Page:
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6 June 2016 Edition

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Derry ex-POWs reflect on prison struggle in new book

The book has been produced by Derry republican ex-prisoners group Tar Abhaile.

• Former POWs laying Easter Lilies at Derry's Hunger Strike Memorial on 1 May this year

The British and unionists are at pains to portray the struggle as a law and order issue, allowing them to evade their political responsibility for the war that raged on our streets

REFLECTIONS of the Prison Struggle 1976-1981 is a recently-released collection of memories and views of former ‘Blanketmen’ from the H-Blocks and women from Armagh recounting their experiences in the North’s prisons during the protest years.

Other contributors to the book are those stalwarts of the Relatives Action Committee such as Martha McClelland and Mary Nelis whose campaigning ensured the British authorities couldn’t brush the ill-treatment they were meting out to protesting prisoners under the carpet of censorship.

While the essays in the book were originally published in the Derry News newspaper as part of a project carried out in partnership with by Derry republican ex-prisoners group Tar Abhaile and the Derry community-led mental health project Cúnamh in 2006, the 25th anniversary of the Hunger Strike, they have only now been collated into book form by Tar Abhaile.

The publication pays tribute to a number of former prisoners who have died since their release. Eamon ‘Bronco’ Bradley was shot dead by the British Army in 1982 while Ciarán Fleming, who was one of the 38 republicans who escaped from Long Kesh in 1983, died on active service on the Border in 1984.

Another, Peter ‘Big Pete’ McCallion, was killed after being attacked and beaten after a night out, while a number of others who died of natural causes are also remembered.

In between the original articles being printed and the book being published, one of the contributors, John Cassidy, has also died.

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• Former Armagh POW Lynn O'Connell remembering Francis Hughes

The initial inspiration for the project arose out of research carried out for Cúnamh and published in 2005 in a report titled Blocks to the Future.

Research carried out by Dr Brandon Hamber highlighted the ongoing and long-term psychological and emotional trauma faced by republican former prisoners who participated in the ‘No Wash/Blanket’  protest which preceded the Hunger Strikes.

The two central planks of the Cúnamh research, according to Co-ordinator Cathy Nelis, was to “explore the psychological impact of imprisonment and the coping methods employed” by political prisoners who identified as soldiers. According to Cúnamh, this may have offset the “potential for mental ill-health”.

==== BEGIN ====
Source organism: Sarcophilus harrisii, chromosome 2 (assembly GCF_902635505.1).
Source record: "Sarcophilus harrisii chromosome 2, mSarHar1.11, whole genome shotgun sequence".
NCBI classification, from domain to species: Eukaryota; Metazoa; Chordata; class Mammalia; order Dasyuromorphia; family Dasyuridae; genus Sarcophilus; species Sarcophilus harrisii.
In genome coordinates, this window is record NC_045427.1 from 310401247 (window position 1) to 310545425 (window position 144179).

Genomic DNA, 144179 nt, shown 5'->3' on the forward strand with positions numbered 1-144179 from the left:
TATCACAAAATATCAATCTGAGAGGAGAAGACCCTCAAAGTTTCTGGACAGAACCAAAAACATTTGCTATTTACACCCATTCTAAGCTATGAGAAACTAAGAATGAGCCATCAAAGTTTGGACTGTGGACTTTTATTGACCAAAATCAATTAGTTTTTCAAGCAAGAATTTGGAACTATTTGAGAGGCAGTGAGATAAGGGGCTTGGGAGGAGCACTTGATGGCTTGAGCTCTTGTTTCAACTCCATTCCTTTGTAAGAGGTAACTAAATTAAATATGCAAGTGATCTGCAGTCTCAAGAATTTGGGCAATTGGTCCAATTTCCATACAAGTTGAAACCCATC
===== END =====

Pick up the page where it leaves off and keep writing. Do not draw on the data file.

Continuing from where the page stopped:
Cúnamh also wanted to “challenge the policy and political discourses which seek to exclude political prisoners and their families from many spheres of daily life and treat them only as perpetrators whilst ignoring their experiences”.

This contradiction is still at the heart of politics in the North to this day. There is widespread recognition that the prisoners were politically motivated. Their stories of growing up in conflict, experiencing the full force of the Orange State and British Army repression being involved in armed struggle and then facing the “H-Block conveyor belt” of arrest, torture in RUC interrogation centres, the ‘justice’ of a Diplock Court then shipped to the H-Blocks and years of protest and abuse at the hands of unionist prison warders is testament to the nature of the state.

On the other hand the British and unionists are at pains to portray the struggle as “a law and order issue”. This allows them to evade their political responsibility for the war that raged on our streets.

In her contribution, The Long Road to the Hunger Strikes, Martha McClelland recounts how ‘traditional’ republicans were sceptical of what they termed ‘non-republicans’ becoming involved in the H-Block/Armagh campaign, believing they would “dilute” the protests and “take them over for for their own ends and betray the prisoners”.

McClelland, however, maintains that the guarantee that that wouldn’t happen would be the continued activism of republicans.

“The ultimate betrayal of the POWs would be to allow the struggle to be criminalised,” she states.

That statement from 10 years ago is as relevant today, in the 35th anniversary year of the Hunger Strikes, as it was when it was written in 2006 and, of course, during the protest years.

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• Pius McNaught (behind Martin McGuinness) of Derry ex-POW group Tar Abhaile who was central to the 'Reflections' project

It is ironic that political ex-prisoners still face discrimination on the basis of their convictions: they are prevented from travel to certain countries, barred from fostering and adopting children,  and blocked from earning a living with barriers to employment.

When Traditional Unionist Voice leader Jim Allister succeeded in having his Special Advisers (SPAD) Bill, barring ex-prisoners from holding the job of special political adviser in Stormont, passed in the Assembly (with the connivance of the SDLP) he was not just barring the way for ex-POWs to work in certain jobs – he was singling out ex-prisoners as responsible for the conflict and absolving all other actors and agencies.

This amounts to the demonisation of former prisoners and ignores their role in building the peace.

If the book is a reminder of the price that many young Derry people paid in the struggle for freedom then it is also a reminder that Tar Abhaile continues to work on behalf of the 800 or so Irish republicans who spent years in Britain’s prisons.

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